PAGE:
The Honorable Justice Freeman delivered the opinion of the court:
The opinion of the court was delivered by: Freeman
JUSTICE FREEMAN delivered the opinion of the court:
In this Rule 302(a)(134 Ill. 2d R. 302(a)) appeal, we decide a case of first impression concerning the constitutionality of section 16 of the Local Government Debt Reform Act (Debt Reform Act)(Ill. Rev. Stat. 1989, ch. 17, par. 6916). The circuit court of Du Page County ruled that section 16 represents an unconstitutional delegation of legislative authority to the county clerk. We determine that section 16 is constitutional with regard to that charge and reverse the trial court's judgment.
The governing boards of six taxing districts (districts), located in Du Page County, adopted levy ordinances to collect taxes for the payment of indebtedness on certain general obligation bonds. The ordinances were adopted pursuant to section 16 of the Debt Reform Act. (Ill. Rev. Stat. 1989, ch. 17, par. 6916). In the case of the school districts, the ordinances were also supportable allegedly under the School Code (Ill. Rev. Stat. 1989, ch. 122, par. 17-11). Although the record does not disclose whether or when the districts actually filed the ordinances with the county clerk, the parties have not contested that the ordinances were filed sometime after December 31, 1989. The districts issued bonds as follows: Village of Westmont, Bloomingdale Park District, Itasca Park District on February 1, 1989; School District 58 on January 30, 1990; and School Districts 63 and 100 on February 1, 1990. In 1990, the county clerk extended the districts' taxes for the year 1989, and included amounts for the payment of indebtedness on the bonds.
In 1990, owners of real properties located in thedistricts (objectors) paid their 1989 taxes under protest and filed objections in the county collector's "Application for Judgment and Sale of Delinquent Properties for the Tax Year 1989." The application for judgment and sale was filed in the circuit court. (See Ill. Rev. Stat. 1989, ch. 120, pars. 675, 716.) Each objector disputed the levies. They claimed that levies adopted and presented for filing after December 31 of the tax year, the date that the county clerk is to close tax books, are void. (See Ill. Rev. Stat. 1989, ch. 120, par. 653.) They also claimed that, under section 16, the districts did not possess the authority to adopt the levy ordinances absent the agreement of the county clerk. They asserted that section 16 consequently represents an unconstitutional delegation of legislative authority to the county clerk in violation of the separation of powers doctrine (Ill. Const. 1970, art. II, § 1) and the structure and power of the legislature (Ill. Const. 1970, art. IV, § 1).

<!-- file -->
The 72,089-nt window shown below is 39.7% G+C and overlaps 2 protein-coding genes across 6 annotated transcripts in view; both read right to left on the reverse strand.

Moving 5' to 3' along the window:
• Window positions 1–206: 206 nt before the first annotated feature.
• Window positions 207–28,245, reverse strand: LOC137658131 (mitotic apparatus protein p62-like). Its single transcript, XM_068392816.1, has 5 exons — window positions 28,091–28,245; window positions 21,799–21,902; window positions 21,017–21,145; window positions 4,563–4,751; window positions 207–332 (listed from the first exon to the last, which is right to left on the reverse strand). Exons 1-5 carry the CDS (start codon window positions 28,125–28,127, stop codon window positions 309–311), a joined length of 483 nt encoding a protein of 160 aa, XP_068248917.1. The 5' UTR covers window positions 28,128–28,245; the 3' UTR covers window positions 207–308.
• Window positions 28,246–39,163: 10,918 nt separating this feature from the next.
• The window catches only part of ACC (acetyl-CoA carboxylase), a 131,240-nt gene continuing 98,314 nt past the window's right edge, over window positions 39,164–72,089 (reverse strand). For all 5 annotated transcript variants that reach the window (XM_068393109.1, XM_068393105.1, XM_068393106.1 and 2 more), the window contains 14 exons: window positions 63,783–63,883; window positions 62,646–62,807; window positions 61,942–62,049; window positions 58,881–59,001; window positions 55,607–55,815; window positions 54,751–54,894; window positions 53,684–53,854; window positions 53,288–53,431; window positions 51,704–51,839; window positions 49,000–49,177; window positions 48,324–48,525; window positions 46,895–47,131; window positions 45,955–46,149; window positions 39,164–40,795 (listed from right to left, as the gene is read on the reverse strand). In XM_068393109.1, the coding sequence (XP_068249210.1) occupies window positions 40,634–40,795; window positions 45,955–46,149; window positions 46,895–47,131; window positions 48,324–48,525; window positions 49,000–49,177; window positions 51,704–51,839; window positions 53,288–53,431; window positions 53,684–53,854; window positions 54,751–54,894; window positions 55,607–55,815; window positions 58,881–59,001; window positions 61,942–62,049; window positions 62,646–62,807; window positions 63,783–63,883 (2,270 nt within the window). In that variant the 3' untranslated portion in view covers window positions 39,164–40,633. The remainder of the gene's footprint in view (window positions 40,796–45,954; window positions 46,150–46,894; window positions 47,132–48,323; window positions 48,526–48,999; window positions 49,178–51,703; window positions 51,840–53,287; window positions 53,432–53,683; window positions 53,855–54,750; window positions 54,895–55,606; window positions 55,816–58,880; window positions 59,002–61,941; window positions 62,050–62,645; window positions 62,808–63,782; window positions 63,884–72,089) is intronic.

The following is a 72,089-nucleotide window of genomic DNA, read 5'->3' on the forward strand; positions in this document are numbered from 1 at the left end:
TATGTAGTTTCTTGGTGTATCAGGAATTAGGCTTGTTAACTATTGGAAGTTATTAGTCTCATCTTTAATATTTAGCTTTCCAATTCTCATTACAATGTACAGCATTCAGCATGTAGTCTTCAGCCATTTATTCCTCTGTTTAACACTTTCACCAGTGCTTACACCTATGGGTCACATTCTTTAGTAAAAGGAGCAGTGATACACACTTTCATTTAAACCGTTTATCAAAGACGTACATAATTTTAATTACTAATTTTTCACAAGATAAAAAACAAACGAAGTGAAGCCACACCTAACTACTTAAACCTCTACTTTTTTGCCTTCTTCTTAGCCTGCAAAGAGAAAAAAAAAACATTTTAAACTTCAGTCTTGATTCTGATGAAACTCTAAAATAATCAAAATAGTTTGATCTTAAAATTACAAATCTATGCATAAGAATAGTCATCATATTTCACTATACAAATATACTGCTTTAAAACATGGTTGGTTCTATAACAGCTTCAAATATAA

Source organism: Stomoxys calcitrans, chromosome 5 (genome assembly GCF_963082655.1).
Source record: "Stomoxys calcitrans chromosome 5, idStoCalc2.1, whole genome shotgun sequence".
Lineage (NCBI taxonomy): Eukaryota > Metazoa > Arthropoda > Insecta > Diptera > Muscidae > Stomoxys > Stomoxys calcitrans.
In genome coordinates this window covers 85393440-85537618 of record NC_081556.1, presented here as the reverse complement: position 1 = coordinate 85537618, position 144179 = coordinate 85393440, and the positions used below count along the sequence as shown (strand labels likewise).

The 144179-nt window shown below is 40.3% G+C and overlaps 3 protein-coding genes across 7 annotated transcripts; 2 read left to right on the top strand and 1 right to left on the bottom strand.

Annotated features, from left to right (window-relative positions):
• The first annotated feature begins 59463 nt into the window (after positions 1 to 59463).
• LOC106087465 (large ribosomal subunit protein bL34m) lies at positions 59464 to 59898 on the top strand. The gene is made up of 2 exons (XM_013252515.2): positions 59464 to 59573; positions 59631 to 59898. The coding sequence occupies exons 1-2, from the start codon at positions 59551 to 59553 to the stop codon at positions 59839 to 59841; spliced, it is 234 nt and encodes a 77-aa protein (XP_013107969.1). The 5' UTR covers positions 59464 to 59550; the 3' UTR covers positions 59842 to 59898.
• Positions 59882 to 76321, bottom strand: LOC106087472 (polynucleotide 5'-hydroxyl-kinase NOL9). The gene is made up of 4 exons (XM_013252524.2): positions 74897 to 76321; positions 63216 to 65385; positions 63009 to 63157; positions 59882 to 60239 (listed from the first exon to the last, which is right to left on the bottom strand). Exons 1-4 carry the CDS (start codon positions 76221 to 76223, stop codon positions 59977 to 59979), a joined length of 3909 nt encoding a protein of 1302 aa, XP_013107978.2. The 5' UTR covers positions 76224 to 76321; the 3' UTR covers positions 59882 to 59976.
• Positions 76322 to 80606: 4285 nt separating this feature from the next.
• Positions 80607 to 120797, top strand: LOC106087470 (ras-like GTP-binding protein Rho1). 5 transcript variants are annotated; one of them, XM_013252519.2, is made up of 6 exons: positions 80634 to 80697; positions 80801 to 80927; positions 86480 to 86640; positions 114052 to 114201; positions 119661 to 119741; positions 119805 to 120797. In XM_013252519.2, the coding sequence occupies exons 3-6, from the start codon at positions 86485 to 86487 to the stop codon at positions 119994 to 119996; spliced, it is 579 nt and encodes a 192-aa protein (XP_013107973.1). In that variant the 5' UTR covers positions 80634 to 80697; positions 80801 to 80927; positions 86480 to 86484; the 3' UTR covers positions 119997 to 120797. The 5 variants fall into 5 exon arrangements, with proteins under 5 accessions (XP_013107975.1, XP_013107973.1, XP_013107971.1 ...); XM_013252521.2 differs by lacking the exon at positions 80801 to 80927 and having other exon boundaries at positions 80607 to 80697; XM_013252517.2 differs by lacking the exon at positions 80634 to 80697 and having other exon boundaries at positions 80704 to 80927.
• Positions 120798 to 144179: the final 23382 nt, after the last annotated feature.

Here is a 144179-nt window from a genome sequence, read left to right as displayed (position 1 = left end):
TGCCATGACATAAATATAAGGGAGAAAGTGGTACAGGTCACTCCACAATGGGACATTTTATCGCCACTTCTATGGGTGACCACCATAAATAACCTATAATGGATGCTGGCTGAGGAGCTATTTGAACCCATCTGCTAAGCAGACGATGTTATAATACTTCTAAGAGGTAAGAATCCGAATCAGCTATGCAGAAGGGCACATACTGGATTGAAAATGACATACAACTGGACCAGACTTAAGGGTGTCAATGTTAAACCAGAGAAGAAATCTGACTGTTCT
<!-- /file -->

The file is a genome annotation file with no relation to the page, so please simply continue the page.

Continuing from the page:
John Lotus Novak, treasurer and ex-officio county collector of Du Page County (collector), moved for partial summary judgment as to each objection. The circuit court denied the motion without providing a specific basis for its ruling and sustained the objections. The collector then filed a motion for reconsideration, raising an additional defensive argument as to the school districts and requesting clarification of whether the circuit court's ruling was that section 16 was unconstitutional or was that the levies were untimely filed. The circuit court denied the motion. The collector filed a second motion for reconsideration, citing subsequent appellate authority. The circuit court denied this motion, also. The collector appealed and the causes were consolidated. Following remand to the circuit court for clarification of its ruling, the appellate court transferred the cause to this court pursuant to Rule 365 (134 Ill. 2d R. 365). This court exercises jurisdiction pursuant to Rule 302(a) (134Ill. 2d R. 302(a)). Two objectors, ATI Carriage House et al. and Applewood Estates, Ltd., et al., have filed briefs.